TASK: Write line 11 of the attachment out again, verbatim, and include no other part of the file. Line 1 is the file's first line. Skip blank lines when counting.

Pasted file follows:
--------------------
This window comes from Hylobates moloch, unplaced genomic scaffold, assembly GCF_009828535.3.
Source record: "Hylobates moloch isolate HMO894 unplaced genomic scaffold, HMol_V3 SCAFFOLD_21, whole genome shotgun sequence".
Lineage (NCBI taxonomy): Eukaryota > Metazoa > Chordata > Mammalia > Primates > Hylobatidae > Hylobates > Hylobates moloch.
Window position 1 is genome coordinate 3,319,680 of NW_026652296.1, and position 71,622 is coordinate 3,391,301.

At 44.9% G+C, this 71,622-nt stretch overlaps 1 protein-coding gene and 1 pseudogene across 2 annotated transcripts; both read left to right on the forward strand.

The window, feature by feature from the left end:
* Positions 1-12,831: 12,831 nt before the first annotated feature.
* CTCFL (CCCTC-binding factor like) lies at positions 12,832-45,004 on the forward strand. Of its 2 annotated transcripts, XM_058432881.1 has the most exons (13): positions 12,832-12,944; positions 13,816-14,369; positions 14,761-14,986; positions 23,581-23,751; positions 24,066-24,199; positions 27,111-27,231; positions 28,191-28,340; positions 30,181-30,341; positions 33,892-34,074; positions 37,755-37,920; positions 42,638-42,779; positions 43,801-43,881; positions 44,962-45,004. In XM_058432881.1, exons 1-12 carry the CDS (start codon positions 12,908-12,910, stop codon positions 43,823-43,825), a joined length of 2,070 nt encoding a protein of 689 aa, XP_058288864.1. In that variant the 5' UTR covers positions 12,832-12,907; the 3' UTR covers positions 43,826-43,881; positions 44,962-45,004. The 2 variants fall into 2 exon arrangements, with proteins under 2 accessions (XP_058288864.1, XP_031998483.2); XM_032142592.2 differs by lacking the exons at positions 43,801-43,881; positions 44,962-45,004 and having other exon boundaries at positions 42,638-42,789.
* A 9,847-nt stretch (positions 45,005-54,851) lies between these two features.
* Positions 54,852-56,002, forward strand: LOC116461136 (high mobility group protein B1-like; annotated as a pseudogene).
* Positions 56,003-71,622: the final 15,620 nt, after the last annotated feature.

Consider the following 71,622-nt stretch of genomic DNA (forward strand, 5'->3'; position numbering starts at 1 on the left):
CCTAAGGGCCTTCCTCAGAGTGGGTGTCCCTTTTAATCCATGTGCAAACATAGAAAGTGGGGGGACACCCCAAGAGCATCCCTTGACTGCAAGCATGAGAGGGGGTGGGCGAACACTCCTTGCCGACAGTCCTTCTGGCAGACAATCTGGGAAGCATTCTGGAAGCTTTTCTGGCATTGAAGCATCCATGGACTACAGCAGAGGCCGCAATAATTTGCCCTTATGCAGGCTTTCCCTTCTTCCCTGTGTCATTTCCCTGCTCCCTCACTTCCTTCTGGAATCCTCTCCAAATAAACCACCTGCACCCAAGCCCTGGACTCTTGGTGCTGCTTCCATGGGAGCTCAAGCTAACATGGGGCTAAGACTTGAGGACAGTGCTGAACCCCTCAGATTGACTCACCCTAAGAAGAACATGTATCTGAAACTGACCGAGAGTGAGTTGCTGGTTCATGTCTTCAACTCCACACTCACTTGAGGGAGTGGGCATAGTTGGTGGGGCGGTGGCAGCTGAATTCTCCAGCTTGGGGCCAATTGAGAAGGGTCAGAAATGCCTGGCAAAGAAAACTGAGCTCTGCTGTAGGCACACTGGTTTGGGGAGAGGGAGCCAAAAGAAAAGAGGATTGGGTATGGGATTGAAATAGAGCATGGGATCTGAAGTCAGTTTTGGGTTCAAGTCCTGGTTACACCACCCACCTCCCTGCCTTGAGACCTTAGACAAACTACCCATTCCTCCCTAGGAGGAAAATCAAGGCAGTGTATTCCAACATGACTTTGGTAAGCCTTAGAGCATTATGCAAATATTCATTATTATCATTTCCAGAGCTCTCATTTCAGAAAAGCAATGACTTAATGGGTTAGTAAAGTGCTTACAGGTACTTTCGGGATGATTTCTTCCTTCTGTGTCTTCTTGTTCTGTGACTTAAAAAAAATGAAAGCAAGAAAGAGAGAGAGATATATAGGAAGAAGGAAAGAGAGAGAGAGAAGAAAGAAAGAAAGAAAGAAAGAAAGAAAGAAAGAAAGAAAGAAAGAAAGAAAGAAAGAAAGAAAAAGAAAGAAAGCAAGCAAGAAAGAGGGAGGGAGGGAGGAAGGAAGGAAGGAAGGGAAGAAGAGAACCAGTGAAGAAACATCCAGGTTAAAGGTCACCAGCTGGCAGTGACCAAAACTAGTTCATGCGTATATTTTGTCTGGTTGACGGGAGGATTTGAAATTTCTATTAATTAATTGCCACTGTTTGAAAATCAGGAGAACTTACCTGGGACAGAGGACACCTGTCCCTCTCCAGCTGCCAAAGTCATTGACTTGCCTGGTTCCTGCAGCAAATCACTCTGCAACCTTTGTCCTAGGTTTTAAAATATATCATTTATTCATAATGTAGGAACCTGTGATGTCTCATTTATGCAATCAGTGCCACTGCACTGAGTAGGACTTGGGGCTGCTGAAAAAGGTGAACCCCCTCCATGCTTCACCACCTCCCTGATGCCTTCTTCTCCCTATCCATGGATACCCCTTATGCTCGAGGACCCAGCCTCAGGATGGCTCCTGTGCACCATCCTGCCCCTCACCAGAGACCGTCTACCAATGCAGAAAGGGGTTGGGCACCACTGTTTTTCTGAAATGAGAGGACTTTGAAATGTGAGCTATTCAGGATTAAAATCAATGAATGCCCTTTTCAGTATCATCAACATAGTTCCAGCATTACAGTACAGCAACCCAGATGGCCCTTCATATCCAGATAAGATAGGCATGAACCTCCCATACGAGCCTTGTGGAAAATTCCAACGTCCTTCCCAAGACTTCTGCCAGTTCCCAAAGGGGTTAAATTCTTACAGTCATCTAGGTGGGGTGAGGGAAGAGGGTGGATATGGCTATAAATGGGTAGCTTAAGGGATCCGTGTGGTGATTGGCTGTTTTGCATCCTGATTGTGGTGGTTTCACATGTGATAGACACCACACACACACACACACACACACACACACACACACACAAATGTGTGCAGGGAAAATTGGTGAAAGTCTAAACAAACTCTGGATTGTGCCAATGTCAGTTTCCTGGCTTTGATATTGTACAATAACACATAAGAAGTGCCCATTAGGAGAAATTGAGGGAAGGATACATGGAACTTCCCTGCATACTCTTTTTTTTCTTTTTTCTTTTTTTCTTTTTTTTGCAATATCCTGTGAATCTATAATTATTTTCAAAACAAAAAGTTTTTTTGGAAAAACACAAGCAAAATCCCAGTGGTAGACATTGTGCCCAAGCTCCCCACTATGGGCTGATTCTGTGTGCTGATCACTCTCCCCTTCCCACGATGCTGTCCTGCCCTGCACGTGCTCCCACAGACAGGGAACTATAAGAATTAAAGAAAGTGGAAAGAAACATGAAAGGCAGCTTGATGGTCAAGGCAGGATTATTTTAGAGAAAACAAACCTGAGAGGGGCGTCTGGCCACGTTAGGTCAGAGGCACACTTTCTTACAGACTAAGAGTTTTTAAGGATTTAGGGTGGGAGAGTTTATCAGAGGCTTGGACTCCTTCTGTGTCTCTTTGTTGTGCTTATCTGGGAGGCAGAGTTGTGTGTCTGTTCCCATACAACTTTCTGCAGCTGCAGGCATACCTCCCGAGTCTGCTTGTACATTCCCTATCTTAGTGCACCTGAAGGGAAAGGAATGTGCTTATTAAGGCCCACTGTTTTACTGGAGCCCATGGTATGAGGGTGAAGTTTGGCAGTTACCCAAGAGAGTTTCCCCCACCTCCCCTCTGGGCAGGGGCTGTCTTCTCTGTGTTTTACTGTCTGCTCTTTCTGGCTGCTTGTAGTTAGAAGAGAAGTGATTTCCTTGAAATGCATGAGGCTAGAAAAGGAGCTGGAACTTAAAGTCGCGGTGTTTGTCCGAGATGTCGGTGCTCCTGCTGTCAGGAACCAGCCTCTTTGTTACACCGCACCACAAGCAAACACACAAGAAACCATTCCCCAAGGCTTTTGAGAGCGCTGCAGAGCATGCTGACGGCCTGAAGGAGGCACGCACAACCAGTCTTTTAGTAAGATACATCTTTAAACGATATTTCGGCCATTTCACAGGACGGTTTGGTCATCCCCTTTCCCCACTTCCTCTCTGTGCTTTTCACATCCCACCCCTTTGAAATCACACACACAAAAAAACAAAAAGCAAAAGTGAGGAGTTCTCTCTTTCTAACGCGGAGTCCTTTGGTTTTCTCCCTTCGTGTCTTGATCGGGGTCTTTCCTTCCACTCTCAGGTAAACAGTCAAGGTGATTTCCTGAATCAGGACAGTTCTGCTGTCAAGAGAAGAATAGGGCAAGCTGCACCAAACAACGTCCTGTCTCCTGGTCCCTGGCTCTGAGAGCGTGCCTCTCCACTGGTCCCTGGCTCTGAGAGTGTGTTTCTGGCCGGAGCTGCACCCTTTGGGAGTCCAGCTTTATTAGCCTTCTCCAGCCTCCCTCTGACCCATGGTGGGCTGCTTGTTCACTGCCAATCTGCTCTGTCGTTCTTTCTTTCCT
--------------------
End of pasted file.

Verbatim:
* Positions 56,003-71,622: the final 15,620 nt, after the last annotated feature.